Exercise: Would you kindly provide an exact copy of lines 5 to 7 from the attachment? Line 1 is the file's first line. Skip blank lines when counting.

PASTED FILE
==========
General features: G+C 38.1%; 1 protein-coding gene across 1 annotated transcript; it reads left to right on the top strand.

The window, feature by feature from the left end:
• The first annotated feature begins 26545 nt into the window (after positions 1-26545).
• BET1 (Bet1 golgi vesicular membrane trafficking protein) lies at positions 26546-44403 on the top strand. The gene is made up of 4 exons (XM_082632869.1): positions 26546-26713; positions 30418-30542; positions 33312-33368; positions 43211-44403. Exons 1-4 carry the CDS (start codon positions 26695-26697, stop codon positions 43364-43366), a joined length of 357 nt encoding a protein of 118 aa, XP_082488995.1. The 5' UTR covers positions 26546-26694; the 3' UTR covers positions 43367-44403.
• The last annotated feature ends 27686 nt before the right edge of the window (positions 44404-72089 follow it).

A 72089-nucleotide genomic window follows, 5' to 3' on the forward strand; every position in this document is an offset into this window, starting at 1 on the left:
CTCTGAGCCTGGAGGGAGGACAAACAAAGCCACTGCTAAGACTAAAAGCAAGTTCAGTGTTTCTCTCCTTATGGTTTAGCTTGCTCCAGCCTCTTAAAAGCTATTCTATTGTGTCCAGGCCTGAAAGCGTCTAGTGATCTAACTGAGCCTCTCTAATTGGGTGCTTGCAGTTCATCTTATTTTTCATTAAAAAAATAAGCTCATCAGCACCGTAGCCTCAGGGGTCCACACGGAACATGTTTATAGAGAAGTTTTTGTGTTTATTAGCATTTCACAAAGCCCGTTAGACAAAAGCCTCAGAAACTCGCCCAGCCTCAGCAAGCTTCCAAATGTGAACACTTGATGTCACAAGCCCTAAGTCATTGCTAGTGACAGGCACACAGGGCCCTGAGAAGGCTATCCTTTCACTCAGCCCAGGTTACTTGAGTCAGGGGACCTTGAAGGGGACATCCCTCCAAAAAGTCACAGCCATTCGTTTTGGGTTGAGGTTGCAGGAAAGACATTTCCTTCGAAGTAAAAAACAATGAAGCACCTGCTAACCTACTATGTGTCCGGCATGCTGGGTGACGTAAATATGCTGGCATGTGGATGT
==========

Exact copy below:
• The last annotated feature ends 27686 nt before the right edge of the window (positions 44404-72089 follow it).

A 72089-nucleotide genomic window follows, 5' to 3' on the forward strand; every position in this document is an offset into this window, starting at 1 on the left:
CTCTGAGCCTGGAGGGAGGACAAACAAAGCCACTGCTAAGACTAAAAGCAAGTTCAGTGTTTCTCTCCTTATGGTTTAGCTTGCTCCAGCCTCTTAAAAGCTATTCTATTGTGTCCAGGCCTGAAAGCGTCTAGTGATCTAACTGAGCCTCTCTAATTGGGTGCTTGCAGTTCATCTTATTTTTCATTAAAAAAATAAGCTCATCAGCACCGTAGCCTCAGGGGTCCACACGGAACATGTTTATAGAGAAGTTTTTGTGTTTATTAGCATTTCACAAAGCCCGTTAGACAAAAGCCTCAGAAACTCGCCCAGCCTCAGCAAGCTTCCAAATGTGAACACTTGATGTCACAAGCCCTAAGTCATTGCTAGTGACAGGCACACAGGGCCCTGAGAAGGCTATCCTTTCACTCAGCCCAGGTTACTTGAGTCAGGGGACCTTGAAGGGGACATCCCTCCAAAAAGTCACAGCCATTCGTTTTGGGTTGAGGTTGCAGGAAAGACATTTCCTTCGAAGTAAAAAACAATGAAGCACCTGCTAACCTACTATGTGTCCGGCATGCTGGGTGACGTAAATATGCTGGCATGTGGATGT